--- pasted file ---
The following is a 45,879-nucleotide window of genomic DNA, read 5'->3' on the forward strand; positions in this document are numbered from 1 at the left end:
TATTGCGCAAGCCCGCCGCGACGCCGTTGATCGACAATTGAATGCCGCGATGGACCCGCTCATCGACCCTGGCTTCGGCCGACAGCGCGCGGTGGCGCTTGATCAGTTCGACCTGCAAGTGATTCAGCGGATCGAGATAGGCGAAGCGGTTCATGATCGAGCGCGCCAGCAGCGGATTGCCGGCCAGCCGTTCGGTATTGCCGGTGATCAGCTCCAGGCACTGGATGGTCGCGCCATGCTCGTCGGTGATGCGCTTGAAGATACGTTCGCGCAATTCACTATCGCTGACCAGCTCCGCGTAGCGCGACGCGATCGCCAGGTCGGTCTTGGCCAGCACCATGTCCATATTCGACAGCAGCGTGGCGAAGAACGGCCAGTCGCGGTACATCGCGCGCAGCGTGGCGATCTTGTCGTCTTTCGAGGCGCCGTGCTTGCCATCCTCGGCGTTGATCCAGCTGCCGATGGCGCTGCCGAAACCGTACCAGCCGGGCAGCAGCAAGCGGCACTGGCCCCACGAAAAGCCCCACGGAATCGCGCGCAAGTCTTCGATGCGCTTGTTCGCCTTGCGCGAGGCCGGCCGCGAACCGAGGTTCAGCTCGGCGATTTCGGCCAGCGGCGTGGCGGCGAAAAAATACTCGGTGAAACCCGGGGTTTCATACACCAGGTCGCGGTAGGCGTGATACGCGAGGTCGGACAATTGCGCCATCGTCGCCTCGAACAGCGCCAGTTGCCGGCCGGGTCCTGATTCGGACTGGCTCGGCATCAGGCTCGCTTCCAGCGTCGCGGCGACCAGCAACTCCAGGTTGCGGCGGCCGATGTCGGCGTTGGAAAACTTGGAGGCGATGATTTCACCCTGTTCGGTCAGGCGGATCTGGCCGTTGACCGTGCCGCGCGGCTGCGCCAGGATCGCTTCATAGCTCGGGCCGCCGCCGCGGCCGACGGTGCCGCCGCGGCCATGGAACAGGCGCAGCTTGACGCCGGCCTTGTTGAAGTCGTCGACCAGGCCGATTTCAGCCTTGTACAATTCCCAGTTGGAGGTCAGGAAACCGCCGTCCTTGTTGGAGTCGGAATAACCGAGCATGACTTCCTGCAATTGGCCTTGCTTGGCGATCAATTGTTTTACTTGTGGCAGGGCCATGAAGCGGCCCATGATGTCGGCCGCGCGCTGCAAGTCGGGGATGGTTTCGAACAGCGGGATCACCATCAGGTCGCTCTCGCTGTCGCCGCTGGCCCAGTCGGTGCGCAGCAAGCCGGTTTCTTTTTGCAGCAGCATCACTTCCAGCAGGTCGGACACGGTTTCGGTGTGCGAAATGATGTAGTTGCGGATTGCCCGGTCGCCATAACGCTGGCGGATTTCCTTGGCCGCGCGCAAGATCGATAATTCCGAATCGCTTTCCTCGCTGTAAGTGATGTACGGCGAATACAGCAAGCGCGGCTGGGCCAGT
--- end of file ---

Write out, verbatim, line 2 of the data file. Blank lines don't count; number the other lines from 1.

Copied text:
TATTGCGCAAGCCCGCCGCGACGCCGTTGATCGACAATTGAATGCCGCGATGGACCCGCTCATCGACCCTGGCTTCGGCCGACAGCGCGCGGTGGCGCTTGATCAGTTCGACCTGCAAGTGATTCAGCGGATCGAGATAGGCGAAGCGGTTCATGATCGAGCGCGCCAGCAGCGGATTGCCGGCCAGCCGTTCGGTATTGCCGGTGATCAGCTCCAGGCACTGGATGGTCGCGCCATGCTCGTCGGTGATGCGCTTGAAGATACGTTCGCGCAATTCACTATCGCTGACCAGCTCCGCGTAGCGCGACGCGATCGCCAGGTCGGTCTTGGCCAGCACCATGTCCATATTCGACAGCAGCGTGGCGAAGAACGGCCAGTCGCGGTACATCGCGCGCAGCGTGGCGATCTTGTCGTCTTTCGAGGCGCCGTGCTTGCCATCCTCGGCGTTGATCCAGCTGCCGATGGCGCTGCCGAAACCGTACCAGCCGGGCAGCAGCAAGCGGCACTGGCCCCACGAAAAGCCCCACGGAATCGCGCGCAAGTCTTCGATGCGCTTGTTCGCCTTGCGCGAGGCCGGCCGCGAACCGAGGTTCAGCTCGGCGATTTCGGCCAGCGGCGTGGCGGCGAAAAAATACTCGGTGAAACCCGGGGTTTCATACACCAGGTCGCGGTAGGCGTGATACGCGAGGTCGGACAATTGCGCCATCGTCGCCTCGAACAGCGCCAGTTGCCGGCCGGGTCCTGATTCGGACTGGCTCGGCATCAGGCTCGCTTCCAGCGTCGCGGCGACCAGCAACTCCAGGTTGCGGCGGCCGATGTCGGCGTTGGAAAACTTGGAGGCGATGATTTCACCCTGTTCGGTCAGGCGGATCTGGCCGTTGACCGTGCCGCGCGGCTGCGCCAGGATCGCTTCATAGCTCGGGCCGCCGCCGCGGCCGACGGTGCCGCCGCGGCCATGGAACAGGCGCAGCTTGACGCCGGCCTTGTTGAAGTCGTCGACCAGGCCGATTTCAGCCTTGTACAATTCCCAGTTGGAGGTCAGGAAACCGCCGTCCTTGTTGGAGTCGGAATAACCGAGCATGACTTCCTGCAATTGGCCTTGCTTGGCGATCAATTGTTTTACTTGTGGCAGGGCCATGAAGCGGCCCATGATGTCGGCCGCGCGCTGCAAGTCGGGGATGGTTTCGAACAGCGGGATCACCATCAGGTCGCTCTCGCTGTCGCCGCTGGCCCAGTCGGTGCGCAGCAAGCCGGTTTCTTTTTGCAGCAGCATCACTTCCAGCAGGTCGGACACGGTTTCGGTGTGCGAAATGATGTAGTTGCGGATTGCCCGGTCGCCATAACGCTGGCGGATTTCCTTGGCCGCGCGCAAGATCGATAATTCCGAATCGCTTTCCTCGCTGTAAGTGATGTACGGCGAATACAGCAAGCGCGGCTGGGCCAGT